As I reflected I realized that I wouldn't call this acoustic dance music; this seemed to be more like an opera or gradually ascending symphonic movement. Beginning with the quieter solo work this moved up to a duo, then a trio, culminating with the full ensemble. People could dance, but you didn’t have to in order to appreciate the sounds generated.

The band took a break in the middle and came back as a four piece playing tunes that fans will recognize like “Freaker by the Speaker.” Even though the house was packed and everyone really seemed to be enjoying themselves, there seemed to be a bit of sadness in Williams voice when he introduced a “newish” song and noted, “This song may end up on the radio; probably not.” The life of a touring artist can be cruel but with the very supportive group of fans at City Winery, it seemed clear that Keller Williams and his traveling musicians could at least enjoy an evening of revelry.

As for his fellow musicians, everyone seemed to really get into it. When Gibb Droll took on an acoustic guitar solo he tore it up, furiously shredding and turning his clenched grimace skyward in his worship to and from his guitar Gods.

Danton Boller was introduced as not really being all that familiar with the style of music he was playing this night. I don’t know too much about this musician or how long he’d been playing with Keller Williams but he definitely held his own on the standup double bass.

Then there is the matter of Rodney Holmes. This guy is a pretty amazing drummer! Just before the four piece’s finale, Holmes was allotted time on the stage for his own rollicking solo which went on for several minutes. He was equal parts swinging Max Roach finesse and thunderous John Bonham power and he earned his spot on the throne this night.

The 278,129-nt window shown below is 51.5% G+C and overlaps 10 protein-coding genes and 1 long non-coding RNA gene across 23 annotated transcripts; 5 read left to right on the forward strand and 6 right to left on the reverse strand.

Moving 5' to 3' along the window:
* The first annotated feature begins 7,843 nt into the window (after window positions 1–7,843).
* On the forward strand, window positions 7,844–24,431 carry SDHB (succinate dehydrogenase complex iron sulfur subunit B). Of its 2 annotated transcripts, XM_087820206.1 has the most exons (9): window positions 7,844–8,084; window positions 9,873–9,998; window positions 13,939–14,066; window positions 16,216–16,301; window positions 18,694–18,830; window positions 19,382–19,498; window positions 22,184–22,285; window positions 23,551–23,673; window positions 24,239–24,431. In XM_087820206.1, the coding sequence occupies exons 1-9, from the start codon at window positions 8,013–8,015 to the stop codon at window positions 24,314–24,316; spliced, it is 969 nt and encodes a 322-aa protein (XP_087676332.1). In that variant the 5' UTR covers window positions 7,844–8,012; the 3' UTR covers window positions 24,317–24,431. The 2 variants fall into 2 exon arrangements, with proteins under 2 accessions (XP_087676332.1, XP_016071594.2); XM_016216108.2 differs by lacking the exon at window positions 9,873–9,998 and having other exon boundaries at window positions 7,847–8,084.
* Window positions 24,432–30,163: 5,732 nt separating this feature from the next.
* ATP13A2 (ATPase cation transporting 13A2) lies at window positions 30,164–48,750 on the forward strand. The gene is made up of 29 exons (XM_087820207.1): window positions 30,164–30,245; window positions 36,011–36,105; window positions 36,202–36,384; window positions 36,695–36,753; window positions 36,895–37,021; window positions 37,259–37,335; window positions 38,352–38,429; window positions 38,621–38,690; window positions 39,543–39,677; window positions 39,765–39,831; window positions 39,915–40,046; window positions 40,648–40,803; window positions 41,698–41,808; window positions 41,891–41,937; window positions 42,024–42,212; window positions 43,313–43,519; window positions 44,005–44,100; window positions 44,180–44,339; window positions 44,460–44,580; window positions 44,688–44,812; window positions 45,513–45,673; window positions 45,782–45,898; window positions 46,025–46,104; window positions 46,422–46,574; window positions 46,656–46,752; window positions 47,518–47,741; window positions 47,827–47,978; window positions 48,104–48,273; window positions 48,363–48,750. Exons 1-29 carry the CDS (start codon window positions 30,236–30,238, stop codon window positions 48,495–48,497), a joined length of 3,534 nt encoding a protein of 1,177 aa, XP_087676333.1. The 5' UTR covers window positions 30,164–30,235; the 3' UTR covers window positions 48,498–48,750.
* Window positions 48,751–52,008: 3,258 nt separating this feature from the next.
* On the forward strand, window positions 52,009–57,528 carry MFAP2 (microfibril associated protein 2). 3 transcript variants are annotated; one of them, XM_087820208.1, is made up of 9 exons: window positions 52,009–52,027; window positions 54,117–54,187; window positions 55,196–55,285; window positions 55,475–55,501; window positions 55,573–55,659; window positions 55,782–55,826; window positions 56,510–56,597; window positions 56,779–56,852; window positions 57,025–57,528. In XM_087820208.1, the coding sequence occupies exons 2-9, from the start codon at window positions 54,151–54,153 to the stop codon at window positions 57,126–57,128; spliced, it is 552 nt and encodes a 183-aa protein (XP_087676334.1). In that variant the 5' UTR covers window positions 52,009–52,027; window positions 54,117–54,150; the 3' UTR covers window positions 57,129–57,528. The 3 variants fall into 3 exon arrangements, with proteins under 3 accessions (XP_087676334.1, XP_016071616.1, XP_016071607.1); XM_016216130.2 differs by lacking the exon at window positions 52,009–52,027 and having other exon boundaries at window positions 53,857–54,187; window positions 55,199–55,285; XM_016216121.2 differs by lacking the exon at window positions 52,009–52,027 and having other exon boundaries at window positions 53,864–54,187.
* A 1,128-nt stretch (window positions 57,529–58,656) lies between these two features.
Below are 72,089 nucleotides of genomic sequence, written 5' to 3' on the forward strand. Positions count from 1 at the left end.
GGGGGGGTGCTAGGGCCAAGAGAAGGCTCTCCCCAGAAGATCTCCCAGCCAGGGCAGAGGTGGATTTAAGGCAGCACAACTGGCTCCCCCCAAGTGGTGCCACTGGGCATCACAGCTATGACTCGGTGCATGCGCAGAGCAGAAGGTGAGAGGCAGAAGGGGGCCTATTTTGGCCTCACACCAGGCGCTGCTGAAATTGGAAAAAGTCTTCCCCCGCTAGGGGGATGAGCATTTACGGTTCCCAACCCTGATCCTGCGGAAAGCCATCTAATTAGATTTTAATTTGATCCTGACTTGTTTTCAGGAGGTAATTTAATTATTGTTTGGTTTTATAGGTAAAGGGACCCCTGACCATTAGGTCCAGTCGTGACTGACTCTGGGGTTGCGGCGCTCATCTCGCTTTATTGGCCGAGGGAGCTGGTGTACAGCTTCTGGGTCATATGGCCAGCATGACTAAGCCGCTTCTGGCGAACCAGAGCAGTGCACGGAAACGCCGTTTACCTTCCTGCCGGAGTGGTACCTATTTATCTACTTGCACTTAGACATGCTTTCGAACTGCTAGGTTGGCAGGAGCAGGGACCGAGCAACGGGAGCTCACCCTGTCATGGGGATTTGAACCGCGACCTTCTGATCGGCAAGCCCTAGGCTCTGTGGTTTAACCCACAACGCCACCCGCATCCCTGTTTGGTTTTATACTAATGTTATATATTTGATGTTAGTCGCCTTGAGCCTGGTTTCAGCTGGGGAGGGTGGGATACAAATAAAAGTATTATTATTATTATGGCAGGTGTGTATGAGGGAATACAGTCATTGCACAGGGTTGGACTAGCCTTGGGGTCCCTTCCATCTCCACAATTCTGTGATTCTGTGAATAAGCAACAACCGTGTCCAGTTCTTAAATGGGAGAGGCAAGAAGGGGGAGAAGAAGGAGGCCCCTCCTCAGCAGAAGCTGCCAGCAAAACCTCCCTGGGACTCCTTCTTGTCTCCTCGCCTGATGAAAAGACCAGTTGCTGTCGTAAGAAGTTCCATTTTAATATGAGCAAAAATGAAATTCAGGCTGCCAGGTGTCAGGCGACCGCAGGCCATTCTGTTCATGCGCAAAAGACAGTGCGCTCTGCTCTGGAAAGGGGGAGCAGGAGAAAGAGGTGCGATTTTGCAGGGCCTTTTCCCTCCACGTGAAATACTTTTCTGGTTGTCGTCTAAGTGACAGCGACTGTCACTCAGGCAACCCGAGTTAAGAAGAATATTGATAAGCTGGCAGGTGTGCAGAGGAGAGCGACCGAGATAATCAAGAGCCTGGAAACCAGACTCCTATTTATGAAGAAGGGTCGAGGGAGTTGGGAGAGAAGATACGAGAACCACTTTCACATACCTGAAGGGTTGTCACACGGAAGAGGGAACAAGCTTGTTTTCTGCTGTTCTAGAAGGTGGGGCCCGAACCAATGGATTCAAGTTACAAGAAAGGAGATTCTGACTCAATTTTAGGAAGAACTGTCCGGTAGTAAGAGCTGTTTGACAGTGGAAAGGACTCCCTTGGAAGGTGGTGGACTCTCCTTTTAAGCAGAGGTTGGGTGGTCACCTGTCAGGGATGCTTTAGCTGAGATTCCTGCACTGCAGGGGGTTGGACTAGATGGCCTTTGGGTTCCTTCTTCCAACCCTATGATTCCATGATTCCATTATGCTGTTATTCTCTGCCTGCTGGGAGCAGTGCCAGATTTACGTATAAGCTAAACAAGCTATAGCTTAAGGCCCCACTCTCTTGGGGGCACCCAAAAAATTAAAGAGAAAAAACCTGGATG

Keller Williams definitely has a following. People unfamiliar with his style may not appreciate his electronic/acoustic music, but when I watched an older video before the show of his looping himself on top of himself, I recalled something I fell in love with some years ago.

Ingrid Michaelson was a featured performer at the Michael Dorf “Music of REM Tribute Concert” at Radio City Music Hall. This event led to an awesome after-party at the same City Winery where Williams played. But when Michaelson took the Radio City stage she actually looped her own voice as the underlying part of the strings and piano in REM’s “Nightswimming.” Keller Williams use of this tool tonight was sparing. When he did employ it, his interpretation was a little more funky and explosive than graceful and melodic. However this is the new world of music we live in and both approaches lend a captivating effect for the careful listener.

Following the Holmes solo, Williams returned to cover Joni Mitchell’s “A Case of You,” and riff off of the Savage Garden chorus to “I Want You” before the lights came on and the crowd spilled out into the frigid SoHo air.

Keller Williams continues the tour through the spring and even has dates listed out as far as August. If you’re a fan of funky, upbeat, joyous, explosive tunes and you’d like to come get your barefooted groove on, come out and witness the Keller Williams experience! You’ll be glad you did!

Monday, July 22, 2013

Guster, Ben Folds 5, Barenaked Ladies at Mohegan Sun

Montville CT - 7/19/13

So the 1990's are a long time ago in the rearview. Today we have Drake and Gaga, and Bieber, oh my! But back in the 1990's things were simpler. We had east coast/west coast, we had Biggie and Tupac, and we had a bunch of other great musicians. Musicians which it feels like are increasingly not appreciated for their great contributions to the art. 

So it was with some anticipation that my wife and I sauntered up to the bustling area of the Arena at Mohegan Sun to see alt-rockers Guster, The Ben Folds 5, and the Barenaked Ladies. These acts are largely distinct from one another but they all still know how to rock and roll.

There was a pretty low key opening act who we didn't make it inside in time for. I missed this acts name but the one thing I will say is that "opening act" is supposed to get the audience amped up for the show. This opener was nothing like that. A very subdued and mellow set put me in a decidedly languid mood even from the halls of Mohegan Sun.